Frontal brain oscillatory coupling among men who vary in salivary testosterone levels.

McMaster Integrative Neuroscience Discovery and Study, McMaster University, 1280 Main Street West, Hamilton, Ontario L8S 4K1, Canada.
Neuroscience Letters (Impact Factor: 2.06). 09/2009; 464(3):239-42. DOI: 10.1016/j.neulet.2009.08.059
Source: PubMed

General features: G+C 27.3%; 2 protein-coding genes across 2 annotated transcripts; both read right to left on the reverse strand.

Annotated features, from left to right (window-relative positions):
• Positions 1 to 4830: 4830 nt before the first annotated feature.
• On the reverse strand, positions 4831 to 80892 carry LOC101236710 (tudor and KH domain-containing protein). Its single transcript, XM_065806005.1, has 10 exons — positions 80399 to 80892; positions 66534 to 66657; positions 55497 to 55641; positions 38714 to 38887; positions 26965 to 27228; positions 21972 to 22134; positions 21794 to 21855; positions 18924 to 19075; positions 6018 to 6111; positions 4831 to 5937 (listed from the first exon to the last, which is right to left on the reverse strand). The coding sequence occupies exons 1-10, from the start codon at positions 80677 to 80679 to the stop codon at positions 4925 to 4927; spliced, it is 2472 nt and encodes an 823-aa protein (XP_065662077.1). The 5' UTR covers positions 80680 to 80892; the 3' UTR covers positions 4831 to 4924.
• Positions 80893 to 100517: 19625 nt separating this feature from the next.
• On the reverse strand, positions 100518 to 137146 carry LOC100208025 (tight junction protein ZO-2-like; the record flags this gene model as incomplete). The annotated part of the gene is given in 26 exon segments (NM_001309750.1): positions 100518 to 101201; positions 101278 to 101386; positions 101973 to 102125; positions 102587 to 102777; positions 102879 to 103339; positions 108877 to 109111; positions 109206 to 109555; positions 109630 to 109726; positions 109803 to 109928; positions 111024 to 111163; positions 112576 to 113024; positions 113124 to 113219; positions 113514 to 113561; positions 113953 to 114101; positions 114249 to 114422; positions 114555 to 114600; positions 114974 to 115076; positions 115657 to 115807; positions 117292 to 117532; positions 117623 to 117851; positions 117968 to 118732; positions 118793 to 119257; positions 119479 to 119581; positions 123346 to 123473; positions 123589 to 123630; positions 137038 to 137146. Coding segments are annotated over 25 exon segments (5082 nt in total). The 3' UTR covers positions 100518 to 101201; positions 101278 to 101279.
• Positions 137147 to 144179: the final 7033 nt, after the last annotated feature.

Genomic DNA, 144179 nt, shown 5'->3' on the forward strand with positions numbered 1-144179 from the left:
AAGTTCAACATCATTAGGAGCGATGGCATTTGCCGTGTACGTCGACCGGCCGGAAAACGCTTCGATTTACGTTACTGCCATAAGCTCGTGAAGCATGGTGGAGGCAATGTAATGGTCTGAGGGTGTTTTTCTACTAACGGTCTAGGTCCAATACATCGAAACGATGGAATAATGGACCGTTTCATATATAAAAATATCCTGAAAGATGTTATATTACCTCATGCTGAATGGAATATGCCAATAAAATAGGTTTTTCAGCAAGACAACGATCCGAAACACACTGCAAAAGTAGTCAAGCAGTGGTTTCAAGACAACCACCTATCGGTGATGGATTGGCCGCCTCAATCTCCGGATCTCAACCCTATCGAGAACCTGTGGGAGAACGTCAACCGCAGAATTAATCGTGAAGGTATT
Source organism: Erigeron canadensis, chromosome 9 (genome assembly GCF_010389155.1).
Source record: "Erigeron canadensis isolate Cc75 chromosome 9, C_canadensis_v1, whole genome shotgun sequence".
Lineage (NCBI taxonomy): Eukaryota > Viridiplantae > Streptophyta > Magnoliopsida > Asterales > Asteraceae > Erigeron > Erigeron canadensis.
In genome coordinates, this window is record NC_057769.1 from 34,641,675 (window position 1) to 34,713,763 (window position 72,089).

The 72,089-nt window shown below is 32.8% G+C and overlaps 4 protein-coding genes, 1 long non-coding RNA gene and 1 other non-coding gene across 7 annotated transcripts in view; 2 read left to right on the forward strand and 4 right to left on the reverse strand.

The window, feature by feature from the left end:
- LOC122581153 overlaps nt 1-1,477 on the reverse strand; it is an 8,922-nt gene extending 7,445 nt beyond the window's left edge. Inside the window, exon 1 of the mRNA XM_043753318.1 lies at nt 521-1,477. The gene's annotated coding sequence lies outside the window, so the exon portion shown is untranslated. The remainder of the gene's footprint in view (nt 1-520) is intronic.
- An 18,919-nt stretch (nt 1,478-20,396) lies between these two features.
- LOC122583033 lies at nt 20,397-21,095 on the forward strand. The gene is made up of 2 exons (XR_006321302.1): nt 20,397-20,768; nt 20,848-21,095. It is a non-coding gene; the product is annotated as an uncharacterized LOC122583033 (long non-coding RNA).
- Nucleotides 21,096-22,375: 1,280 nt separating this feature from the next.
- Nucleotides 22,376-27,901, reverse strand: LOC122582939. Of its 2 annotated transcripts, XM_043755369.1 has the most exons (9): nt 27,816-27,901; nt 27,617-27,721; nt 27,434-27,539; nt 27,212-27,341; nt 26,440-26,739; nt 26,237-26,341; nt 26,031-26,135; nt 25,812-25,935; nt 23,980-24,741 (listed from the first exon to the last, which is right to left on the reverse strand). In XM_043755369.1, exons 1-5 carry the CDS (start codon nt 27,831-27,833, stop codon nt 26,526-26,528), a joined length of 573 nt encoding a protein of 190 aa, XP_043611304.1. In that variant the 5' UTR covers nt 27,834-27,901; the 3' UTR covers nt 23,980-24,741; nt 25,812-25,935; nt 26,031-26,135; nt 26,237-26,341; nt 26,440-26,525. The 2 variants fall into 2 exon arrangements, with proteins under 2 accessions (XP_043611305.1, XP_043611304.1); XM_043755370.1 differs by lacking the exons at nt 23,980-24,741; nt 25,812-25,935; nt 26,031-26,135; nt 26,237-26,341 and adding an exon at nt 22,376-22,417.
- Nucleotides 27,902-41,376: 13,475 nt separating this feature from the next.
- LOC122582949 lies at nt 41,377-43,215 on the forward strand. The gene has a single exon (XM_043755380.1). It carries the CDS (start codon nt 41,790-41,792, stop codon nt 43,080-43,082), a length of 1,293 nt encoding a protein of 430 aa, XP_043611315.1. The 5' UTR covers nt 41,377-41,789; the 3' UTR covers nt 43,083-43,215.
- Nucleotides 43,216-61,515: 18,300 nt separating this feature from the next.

ABSTRACT Recent studies suggest that cross-frequency coupling supports the integration of distinct neuronal oscillatory modes. In particular, spectral coupling between slow-wave delta and fast-wave beta oscillations may reflect subcortical-cortical interactions. Prior experiments have shown that delta-beta coupling appears to be sensitive to steroid hormone patterning. We attempted to extend this hypothesis by examining the relation between delta-beta EEG spectral coupling and endogenous testosterone measures in men. We collected resting regional brain electrical (EEG) activity and salivary testosterone from 34 healthy young adult males (M age=24 years). Males with high testosterone showed non-significant delta-beta coupling (delta-beta decoupling), while males with low testosterone exhibited significant delta-beta coupling. These relations were only found for the frontal brain region. There was also a significant group difference in the magnitude of coupling, but no differences in absolute delta and beta power. Findings are discussed in terms of emerging evidence relating steroid hormones to cross-frequency spectral coupling and directions for future work.

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